The Lord of the Rings Online: Shadows of Angmar Final Hands-On: The First Week

Ahead of our full review, we've got initial impressions of the recently launched massively multiplayer role-playing game set in Middle-earth.

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What does it take for a massively multiplayer online role-playing game to stand out from the pack? It certainly doesn't hurt to license the cornerstone of modern-day fantasy. The Lord of the Rings Online: Shadows of Angmar is based on J.R.R. Tolkien's admired novels, though based on our initial hours with the game it's obviously not content to rest on the laurels of a famous franchise. With the game now officially live, we traveled to Celondim (one of the starting cities) and began our initial exploration of Middle-earth. We're working on our review, but here are some early impressions of the game.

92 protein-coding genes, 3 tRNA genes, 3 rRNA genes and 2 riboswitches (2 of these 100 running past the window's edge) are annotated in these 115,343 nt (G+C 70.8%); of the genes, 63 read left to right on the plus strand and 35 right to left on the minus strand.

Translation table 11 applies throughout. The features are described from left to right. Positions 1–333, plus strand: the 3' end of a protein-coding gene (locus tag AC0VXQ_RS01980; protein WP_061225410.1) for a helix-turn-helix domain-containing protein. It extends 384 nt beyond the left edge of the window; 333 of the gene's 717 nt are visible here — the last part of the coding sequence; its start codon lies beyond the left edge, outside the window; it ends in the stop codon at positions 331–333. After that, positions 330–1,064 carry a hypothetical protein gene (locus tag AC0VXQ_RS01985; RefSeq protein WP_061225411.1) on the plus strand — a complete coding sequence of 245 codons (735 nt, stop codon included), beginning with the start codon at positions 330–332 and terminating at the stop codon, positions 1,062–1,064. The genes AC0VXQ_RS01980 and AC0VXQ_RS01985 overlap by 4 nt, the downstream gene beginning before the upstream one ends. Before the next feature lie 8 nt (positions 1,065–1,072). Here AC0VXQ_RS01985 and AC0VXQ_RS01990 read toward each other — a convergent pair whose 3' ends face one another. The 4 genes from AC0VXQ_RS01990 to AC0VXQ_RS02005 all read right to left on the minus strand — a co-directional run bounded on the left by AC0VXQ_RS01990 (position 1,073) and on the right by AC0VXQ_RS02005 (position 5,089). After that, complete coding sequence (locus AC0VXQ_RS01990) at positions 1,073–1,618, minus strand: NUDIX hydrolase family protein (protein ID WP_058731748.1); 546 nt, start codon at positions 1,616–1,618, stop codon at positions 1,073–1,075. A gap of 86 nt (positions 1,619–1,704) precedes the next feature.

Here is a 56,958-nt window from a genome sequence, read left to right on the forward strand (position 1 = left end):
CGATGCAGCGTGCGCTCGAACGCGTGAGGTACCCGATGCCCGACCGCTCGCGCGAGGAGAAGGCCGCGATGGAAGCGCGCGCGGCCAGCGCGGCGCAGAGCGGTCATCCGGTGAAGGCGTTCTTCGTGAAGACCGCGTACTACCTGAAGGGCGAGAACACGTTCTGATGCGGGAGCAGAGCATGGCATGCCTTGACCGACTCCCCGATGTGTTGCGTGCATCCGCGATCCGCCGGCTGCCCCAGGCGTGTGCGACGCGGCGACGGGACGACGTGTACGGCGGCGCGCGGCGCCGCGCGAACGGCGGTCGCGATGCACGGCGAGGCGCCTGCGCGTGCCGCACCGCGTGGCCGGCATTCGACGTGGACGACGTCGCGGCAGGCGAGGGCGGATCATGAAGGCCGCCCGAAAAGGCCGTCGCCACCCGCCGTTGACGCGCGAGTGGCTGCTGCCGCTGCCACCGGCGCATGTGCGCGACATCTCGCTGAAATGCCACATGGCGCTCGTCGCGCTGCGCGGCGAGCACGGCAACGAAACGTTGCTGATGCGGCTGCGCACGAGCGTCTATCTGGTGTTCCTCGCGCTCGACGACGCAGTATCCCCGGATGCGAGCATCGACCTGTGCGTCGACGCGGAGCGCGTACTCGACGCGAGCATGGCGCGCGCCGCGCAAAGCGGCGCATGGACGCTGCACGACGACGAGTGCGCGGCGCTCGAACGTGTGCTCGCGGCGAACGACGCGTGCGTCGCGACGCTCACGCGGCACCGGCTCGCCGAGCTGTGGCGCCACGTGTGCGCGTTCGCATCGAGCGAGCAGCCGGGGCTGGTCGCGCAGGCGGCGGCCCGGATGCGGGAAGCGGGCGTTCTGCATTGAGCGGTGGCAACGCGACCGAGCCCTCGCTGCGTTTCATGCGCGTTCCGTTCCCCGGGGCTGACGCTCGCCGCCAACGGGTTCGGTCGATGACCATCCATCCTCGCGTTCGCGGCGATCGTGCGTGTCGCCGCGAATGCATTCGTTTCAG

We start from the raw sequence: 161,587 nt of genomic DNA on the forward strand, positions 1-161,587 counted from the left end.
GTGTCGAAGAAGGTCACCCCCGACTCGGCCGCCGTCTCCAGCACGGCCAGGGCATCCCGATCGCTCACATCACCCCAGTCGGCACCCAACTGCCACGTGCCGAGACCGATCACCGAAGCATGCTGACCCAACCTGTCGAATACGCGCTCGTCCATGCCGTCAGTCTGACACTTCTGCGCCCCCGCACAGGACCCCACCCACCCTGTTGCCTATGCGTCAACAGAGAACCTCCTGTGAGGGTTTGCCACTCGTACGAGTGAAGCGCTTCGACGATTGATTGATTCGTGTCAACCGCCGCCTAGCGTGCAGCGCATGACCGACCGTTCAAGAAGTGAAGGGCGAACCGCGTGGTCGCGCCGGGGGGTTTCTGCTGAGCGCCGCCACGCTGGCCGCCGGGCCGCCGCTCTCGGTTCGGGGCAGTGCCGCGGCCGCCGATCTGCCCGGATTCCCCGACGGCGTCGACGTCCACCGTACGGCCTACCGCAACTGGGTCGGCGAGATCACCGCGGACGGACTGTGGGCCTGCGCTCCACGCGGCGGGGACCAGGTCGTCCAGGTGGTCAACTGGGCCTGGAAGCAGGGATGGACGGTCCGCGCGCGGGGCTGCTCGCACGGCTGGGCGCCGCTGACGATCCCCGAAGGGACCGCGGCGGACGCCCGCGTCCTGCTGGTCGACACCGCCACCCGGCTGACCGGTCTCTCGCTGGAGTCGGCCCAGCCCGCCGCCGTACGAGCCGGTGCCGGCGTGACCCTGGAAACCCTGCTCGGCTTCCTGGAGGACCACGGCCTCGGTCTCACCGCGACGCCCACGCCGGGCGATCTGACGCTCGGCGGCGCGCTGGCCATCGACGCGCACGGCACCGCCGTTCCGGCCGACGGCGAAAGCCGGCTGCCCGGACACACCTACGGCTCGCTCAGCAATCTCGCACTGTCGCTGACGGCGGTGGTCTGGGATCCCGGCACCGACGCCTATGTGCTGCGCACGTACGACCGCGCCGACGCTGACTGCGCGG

Celondim is beautiful. The hat, not so much.
Celondim is beautiful. The hat, not so much.

As with any MMO, your first task is to create an avatar. There are four races from which to choose: man, dwarf, hobbit, and elf. You may also choose a gender, though dwarfs are limited to male only. There are a total of seven different classes, though not any race can choose any class. Several of them fall into standard role-playing archetypes, such as burglars, which are similar to rogues in similar games, or guardians, which function in the familiar "tank" role, as they're frontline fighters who wade into the thick of a fight. Other classes seem more original, such as captains, who are able to summon pets, assist in melee combat, and provide buffs, or temporary bonuses, to teammates. We were most intrigued by the lore-master class, a pet-based profession that offers a good number of area-of-effect spells and buffs. While Lord of the Rings Online doesn't offer the large number of physical customization options that other online RPGs do, it didn't take long to create an appealing elf lore-master, and we logged in and prepared for our adventure.